Fifteen kids lounged on the deck of the Captain Conner one summer day in Astoria. As the captain I was in the wheelhouse, leaving their educational trip up to my very competent interpretative crew. One boy, probably about 10 years old, was sitting just in front of me on the bow and kept smashing something on the deck. The Captain Conner is a pretty sturdy boat and he wasn’t likely to hurt it with his hands but I became curious. When Stephanie, my first mate, came into the wheelhouse I had her take the wheel for a while so I could go visit with this young man. I sat beside him and asked him how he liked the boat.
“It’s OK I guess”, he mumbled towards his shoes. Just then one of the beach flies that are prevalent in that part of the river mouth landed near him on the toe rail. Wham. The kid dispatched the fly and swept the body off onto the deck. I looked at the shriveled little body and back at the boy. “Why did you kill that? I asked. “Cause it bugged me”, he retorted and he lifted his hand to smash another.
I looked out to the water around us. It was a warm day, the view reminding me of a good camera’s focus with puffy clouds decorating the tops of dark Douglas firs. I wondered out loud to the boy about the beach flies. According to an article I once read about them, we don’t know what they do yet. Some beaches have flies at times that make the beached inhabitable to humans. They must be food for something or eat something else that would overrun the beaches. Likely there is a place for them in the scheme of beaches. I would bet scientists don’t know enough about them yet. The boy has no answers for my ramblings. When I stop, he looks up at me with a speculative squint. As we sit silently, he carries out his carnage but more slowly with more selection. Now he only gets the ones who land in a certain spot. Soon he is distracted by a sea lion on a nearby buoy. As the kids gather for another lecture, I get up and go back to work.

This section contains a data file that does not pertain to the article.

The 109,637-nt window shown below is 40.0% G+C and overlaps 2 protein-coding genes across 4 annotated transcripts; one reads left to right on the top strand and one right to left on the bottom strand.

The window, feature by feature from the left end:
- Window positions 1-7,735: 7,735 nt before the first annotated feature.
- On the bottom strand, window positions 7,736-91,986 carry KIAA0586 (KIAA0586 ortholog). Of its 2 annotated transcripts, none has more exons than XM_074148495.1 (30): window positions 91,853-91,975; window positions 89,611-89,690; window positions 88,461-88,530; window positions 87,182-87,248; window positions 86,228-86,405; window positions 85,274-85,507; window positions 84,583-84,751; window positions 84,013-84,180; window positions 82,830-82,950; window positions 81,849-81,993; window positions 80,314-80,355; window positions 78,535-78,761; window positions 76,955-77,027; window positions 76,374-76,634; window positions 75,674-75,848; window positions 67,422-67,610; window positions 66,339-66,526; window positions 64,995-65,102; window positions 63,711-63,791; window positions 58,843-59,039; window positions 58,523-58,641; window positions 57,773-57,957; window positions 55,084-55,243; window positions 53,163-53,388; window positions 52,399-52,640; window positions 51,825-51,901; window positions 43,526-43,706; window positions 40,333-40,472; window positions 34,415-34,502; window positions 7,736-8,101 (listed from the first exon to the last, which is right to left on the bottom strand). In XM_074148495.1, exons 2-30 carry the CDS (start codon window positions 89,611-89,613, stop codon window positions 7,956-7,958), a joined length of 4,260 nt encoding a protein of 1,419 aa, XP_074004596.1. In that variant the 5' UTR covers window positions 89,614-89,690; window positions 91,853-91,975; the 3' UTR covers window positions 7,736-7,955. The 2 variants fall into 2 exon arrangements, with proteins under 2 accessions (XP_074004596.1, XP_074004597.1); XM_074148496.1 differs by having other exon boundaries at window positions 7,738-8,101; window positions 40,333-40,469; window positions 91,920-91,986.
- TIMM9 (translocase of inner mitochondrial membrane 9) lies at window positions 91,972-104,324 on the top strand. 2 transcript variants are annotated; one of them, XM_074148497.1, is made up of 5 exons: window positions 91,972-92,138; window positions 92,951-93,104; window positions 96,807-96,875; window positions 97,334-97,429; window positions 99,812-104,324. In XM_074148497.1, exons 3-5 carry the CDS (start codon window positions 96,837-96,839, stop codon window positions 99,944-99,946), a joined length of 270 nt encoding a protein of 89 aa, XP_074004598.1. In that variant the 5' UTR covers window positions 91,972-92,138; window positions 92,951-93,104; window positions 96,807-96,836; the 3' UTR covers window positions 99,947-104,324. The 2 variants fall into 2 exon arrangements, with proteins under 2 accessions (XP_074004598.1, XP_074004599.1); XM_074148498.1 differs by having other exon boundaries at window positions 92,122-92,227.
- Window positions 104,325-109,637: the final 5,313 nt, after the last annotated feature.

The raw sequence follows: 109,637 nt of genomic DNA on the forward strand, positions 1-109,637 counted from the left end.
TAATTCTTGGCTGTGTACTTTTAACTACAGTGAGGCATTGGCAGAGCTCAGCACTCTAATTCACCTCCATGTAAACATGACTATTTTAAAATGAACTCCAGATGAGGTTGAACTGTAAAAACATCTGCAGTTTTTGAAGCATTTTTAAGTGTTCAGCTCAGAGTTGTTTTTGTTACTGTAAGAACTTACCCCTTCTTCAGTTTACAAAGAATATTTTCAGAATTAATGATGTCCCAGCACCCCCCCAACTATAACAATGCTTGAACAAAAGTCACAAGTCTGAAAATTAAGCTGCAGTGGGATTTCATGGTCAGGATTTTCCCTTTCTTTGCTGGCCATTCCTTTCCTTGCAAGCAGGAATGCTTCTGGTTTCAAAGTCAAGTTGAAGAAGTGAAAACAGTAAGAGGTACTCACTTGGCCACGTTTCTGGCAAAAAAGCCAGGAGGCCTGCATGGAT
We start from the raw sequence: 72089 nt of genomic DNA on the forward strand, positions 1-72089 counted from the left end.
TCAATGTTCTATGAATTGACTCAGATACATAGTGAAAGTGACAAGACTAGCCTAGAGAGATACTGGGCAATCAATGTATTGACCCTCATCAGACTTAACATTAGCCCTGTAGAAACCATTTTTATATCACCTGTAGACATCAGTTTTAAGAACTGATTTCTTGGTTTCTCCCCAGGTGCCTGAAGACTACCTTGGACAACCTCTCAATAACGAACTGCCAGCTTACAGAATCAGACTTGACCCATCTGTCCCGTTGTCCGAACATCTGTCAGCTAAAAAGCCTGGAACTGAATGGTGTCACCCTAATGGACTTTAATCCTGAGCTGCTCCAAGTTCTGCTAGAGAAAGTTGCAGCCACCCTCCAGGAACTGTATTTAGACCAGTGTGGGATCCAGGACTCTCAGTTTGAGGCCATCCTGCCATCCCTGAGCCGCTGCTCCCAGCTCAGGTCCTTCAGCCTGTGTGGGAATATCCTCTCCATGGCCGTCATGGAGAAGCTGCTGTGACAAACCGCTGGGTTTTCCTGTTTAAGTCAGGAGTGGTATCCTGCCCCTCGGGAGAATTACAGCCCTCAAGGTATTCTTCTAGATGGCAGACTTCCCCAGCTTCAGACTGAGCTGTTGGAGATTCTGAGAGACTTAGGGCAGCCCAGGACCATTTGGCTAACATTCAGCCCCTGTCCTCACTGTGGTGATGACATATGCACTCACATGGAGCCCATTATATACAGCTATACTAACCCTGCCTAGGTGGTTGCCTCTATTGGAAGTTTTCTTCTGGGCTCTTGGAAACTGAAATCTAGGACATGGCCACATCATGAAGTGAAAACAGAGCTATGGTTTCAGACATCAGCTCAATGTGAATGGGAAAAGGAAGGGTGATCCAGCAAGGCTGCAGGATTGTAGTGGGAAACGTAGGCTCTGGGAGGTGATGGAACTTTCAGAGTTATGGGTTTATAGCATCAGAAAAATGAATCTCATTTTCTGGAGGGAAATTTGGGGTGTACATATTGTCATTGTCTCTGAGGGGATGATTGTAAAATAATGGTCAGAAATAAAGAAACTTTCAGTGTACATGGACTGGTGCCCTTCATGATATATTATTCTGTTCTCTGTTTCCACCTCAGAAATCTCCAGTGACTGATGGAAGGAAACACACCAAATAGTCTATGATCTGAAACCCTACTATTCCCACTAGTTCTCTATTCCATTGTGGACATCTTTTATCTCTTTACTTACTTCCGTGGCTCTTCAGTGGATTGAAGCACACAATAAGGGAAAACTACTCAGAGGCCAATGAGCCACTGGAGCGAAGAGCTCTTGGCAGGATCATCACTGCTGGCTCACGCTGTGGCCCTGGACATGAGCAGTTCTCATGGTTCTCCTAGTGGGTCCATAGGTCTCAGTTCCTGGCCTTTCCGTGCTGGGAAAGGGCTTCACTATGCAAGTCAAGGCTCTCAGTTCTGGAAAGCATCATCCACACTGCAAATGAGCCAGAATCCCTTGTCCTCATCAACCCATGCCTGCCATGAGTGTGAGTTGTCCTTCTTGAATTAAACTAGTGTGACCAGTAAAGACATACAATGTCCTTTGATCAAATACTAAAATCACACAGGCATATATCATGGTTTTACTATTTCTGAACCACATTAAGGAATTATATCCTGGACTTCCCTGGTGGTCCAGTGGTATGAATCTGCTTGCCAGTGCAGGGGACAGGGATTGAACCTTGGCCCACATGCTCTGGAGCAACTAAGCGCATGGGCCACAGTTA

As I navigate through the channel, I realize I don’t know enough to judge him. I don’t know if what I said to him will make a difference or if he’ll think of me as just another adult who doesn’t get it. Perhaps he was smashing live things because he gets smashed psychologically by the world everyday. Perhaps if he smashes enough of these flies he will grow up and not smash other animals that bug him, like coyotes or cougars, bears or wolves. Animals we already know benefit the earth. Perhaps.
Causes Linda Hunter Supports